International Womens Day: History and its relevance in Indian Context
We wish you a very happy women's day.
Deepak Miglani, Jharkhand Volunteers and Citizens Foundation, Ranchi
INTERNATIONAL WOMEN's DAY, HOW ITs ALL STARTED?
In 1869, British MP JOHN STUART MILL was the first person in Parliament to call for women's right to vote. On 19 September 1893, New Zealand became the first country in the world to give women the right to vote.
In 1910, an international conference of working women was held in Copenhagen. Clara Zetkin - leader of the women's office for the Social Democratic Party in Germany - tabled the idea of an International Women's Day. She proposed that every year in every country there should be a celebration on the same day - a Women's Day - to press for their demands.
The very first International Women's Day was launched the following year on March 19 (not 8 March).
Plans for the first International Women's Day demonstration were spread by word of mouth and in the press. During the week before International Women's Day two journals appeared: The Vote for Women in Germany and Women's Day in Austria.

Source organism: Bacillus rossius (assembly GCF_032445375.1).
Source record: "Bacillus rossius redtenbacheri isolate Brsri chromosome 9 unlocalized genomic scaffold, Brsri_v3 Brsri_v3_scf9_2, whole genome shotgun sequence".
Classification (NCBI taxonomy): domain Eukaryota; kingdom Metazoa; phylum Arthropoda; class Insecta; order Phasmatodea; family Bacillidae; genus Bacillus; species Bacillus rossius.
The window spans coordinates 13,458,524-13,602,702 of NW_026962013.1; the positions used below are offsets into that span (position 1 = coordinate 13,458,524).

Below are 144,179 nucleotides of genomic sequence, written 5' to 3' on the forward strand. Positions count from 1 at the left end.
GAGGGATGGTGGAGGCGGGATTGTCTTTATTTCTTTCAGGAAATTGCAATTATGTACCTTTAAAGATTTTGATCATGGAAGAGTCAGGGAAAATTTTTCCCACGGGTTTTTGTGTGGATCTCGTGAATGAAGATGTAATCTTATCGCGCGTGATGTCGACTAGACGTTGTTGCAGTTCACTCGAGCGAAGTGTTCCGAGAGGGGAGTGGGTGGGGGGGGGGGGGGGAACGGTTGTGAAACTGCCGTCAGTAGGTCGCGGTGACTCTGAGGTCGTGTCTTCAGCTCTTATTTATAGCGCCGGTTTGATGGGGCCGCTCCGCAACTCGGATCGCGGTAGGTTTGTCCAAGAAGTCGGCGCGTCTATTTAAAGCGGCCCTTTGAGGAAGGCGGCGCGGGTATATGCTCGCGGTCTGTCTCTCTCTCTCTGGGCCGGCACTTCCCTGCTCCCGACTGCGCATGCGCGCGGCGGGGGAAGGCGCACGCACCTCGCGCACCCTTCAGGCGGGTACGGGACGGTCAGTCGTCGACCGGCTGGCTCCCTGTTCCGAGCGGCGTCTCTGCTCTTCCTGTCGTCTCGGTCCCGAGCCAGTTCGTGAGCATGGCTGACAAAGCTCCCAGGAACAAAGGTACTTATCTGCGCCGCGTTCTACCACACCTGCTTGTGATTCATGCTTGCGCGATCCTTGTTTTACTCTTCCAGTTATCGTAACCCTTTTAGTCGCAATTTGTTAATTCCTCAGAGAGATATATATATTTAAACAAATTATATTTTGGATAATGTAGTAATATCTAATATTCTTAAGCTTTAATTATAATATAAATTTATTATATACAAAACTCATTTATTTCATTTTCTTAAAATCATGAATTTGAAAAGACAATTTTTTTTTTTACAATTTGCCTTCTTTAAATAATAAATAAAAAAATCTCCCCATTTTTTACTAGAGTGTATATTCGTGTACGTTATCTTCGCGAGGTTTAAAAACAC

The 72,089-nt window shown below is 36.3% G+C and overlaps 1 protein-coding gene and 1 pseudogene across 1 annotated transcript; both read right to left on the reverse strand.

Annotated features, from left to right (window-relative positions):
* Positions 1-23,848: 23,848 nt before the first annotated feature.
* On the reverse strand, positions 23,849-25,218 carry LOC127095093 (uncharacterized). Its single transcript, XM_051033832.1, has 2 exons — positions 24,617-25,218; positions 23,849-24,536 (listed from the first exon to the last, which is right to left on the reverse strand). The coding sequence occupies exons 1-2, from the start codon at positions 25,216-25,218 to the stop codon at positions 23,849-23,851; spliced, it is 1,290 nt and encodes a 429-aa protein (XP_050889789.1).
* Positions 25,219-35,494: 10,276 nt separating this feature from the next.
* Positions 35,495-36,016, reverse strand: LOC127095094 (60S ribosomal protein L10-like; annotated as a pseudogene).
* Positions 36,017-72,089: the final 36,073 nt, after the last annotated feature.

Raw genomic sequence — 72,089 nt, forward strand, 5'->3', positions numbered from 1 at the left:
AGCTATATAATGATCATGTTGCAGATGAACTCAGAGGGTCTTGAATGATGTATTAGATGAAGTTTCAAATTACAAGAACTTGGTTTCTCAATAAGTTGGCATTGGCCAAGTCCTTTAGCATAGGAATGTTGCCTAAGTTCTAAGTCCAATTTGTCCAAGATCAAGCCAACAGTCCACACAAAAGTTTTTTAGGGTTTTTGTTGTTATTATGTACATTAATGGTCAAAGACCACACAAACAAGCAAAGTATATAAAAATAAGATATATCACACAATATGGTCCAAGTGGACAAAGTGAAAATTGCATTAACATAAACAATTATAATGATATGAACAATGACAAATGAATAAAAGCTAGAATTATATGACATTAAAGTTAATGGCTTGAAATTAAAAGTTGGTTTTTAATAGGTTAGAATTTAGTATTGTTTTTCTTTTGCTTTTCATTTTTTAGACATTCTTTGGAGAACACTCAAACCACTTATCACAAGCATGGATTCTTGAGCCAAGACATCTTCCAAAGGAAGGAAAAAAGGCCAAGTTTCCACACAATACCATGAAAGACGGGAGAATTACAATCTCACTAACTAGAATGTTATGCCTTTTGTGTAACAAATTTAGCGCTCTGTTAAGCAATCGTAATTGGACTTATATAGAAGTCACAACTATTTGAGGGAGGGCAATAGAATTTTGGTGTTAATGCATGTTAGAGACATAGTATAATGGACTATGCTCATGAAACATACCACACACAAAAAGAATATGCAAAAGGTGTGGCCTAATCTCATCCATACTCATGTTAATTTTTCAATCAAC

Success of the first International Women's Day in 1911 exceeded all expectation.
Meetings were organised everywhere in small towns and even the villages halls were packed so full that male workers were asked to give up their places for women.
Men stayed at home with their children for a change, and their wives, the captive housewives, went to meetings.
In 1913 International Women's Day (IWD) was transferred to 8 MARCH and this day has remained the global date for International Women's Day ever since.